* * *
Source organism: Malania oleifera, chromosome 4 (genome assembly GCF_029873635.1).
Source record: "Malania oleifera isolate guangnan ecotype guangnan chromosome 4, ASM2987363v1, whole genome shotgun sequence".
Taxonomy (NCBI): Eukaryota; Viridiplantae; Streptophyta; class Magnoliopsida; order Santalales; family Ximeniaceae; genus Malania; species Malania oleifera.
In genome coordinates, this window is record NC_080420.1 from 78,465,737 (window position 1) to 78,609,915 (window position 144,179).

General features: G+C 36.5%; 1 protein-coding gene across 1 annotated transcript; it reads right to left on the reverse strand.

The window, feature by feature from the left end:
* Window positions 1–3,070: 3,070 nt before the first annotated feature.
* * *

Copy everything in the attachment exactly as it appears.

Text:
Source organism: Malania oleifera, chromosome 4 (genome assembly GCF_029873635.1).
Source record: "Malania oleifera isolate guangnan ecotype guangnan chromosome 4, ASM2987363v1, whole genome shotgun sequence".
Taxonomy (NCBI): Eukaryota; Viridiplantae; Streptophyta; class Magnoliopsida; order Santalales; family Ximeniaceae; genus Malania; species Malania oleifera.
In genome coordinates, this window is record NC_080420.1 from 78,465,737 (window position 1) to 78,609,915 (window position 144,179).

General features: G+C 36.5%; 1 protein-coding gene across 1 annotated transcript; it reads right to left on the reverse strand.

The window, feature by feature from the left end:
* Window positions 1–3,070: 3,070 nt before the first annotated feature.